Deporting lone children to Afghanistan is inhumane

Will a “reintegration centre” in Kabul guarantee the safety of unaccompanied children?

The Guardian reports today that the government is to set up a "reintegration centre" that will allow it to deport unaccompanied minors to Afghanistan.

Each month, the £4m centre in Kabul will accommodate 12 boys who are under 18, as well as providing "reintegration assistance" for 120 adults. According to the Guardian, these plans are "part of a wider European move" to start removing children to Afghanistan.

This is a drastic -- and unwelcome -- change in government policy. I have had close experience of the horrendous reality faced by those seeking asylum in the UK, through voluntary work and writing about the issue, and the treatment of unaccompanied children is frequently more humane than that faced by adults. Of course, there are instances when the Home Office refuses to believe their account of who they are or, crucially, their age, but child protection laws guarantee that they will not be left destitute and homeless.

While the default position for most adults -- whether they are torture victims or rape survivors -- is disbelief, and a barely disguised wish to get rid of them (whether through deportation, detention, or enforced destitution), children who are in the UK without their parents are generally allowed to remain if their safety upon return cannot be guaranteed. According to Home Office figures, there are currently 4,200 of these unaccompanied children, many of them living in care homes.

We know that Afghanistan is unsafe and war-torn, because it is a war that we are fighting. It is very difficult to see how it is in a child's best interests to be returned there. The plans give no indication of how long the children will be kept in the centre (with 12 new boys arriving every month, it will surely reach capacity at some point), what the conditions and pastoral care will be like, and what steps will be taken to locate their families.

Sadly, the move probably has two main motivations. The first is the automatic position of disbelief, outlined above. This characterised the Labour government's attitude to asylum-seekers, and looks set to continue to do so. Deporting children aged 16 or 17 removes the risk that they could be lying about their age.

The second is cost-cutting. A policy paper circulated in Brussels by the British government in February said that formal safeguards such as guardianship are "immensely expensive to put in place". Perhaps this is so, but isn't it right that all possible precautions should be taken when dealing with children?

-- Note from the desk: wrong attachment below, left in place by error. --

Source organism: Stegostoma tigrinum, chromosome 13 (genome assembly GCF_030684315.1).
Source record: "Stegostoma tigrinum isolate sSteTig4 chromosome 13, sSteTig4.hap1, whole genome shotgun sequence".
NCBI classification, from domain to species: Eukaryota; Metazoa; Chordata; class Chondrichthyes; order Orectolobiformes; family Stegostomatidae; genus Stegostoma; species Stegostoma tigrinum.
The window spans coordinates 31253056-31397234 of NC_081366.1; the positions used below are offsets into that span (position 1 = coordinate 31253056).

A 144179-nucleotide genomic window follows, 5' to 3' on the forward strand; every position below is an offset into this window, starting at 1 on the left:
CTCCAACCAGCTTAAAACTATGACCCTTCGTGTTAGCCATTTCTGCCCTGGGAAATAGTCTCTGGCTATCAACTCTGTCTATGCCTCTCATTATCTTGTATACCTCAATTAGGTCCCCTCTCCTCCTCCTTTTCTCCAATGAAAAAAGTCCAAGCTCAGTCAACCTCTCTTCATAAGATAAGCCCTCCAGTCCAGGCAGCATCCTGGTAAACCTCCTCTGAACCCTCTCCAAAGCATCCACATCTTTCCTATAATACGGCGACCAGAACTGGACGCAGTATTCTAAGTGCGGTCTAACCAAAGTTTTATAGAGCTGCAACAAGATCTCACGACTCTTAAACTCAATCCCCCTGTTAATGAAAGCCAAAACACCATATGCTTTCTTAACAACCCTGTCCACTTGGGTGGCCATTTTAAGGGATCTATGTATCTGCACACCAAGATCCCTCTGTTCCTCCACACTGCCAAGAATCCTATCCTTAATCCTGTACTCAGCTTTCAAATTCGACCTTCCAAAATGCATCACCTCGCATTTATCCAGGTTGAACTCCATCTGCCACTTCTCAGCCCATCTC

As Donna Covey of the Refugee Council points out: "There has been little said about how these children would be kept safe . . . if they have no family to whom they can be returned safely, should they be returned at all?"

Upon coming to power, the coalition government pledged to end the detention of children in UK immigration centres. That promise begins to look meaningless as it finalises plans to forcibly remove traumatised children with no adult protection to one of the world's most dangerous places.

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Samira Shackle is a freelance journalist, who tweets @samirashackle. She was formerly a staff writer for the New Statesman.

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The Prevent strategy needs a rethink, not a rebrand

A bad policy by any other name is still a bad policy.

Yesterday the Home Affairs Select Committee published its report on radicalization in the UK. While the focus of the coverage has been on its claim that social media companies like Facebook, Twitter and YouTube are “consciously failing” to combat the promotion of terrorism and extremism, it also reported on Prevent. The report rightly engages with criticism of Prevent, acknowledging how it has affected the Muslim community and calling for it to become more transparent:

“The concerns about Prevent amongst the communities most affected by it must be addressed. Otherwise it will continue to be viewed with suspicion by many, and by some as “toxic”… The government must be more transparent about what it is doing on the Prevent strategy, including by publicising its engagement activities, and providing updates on outcomes, through an easily accessible online portal.”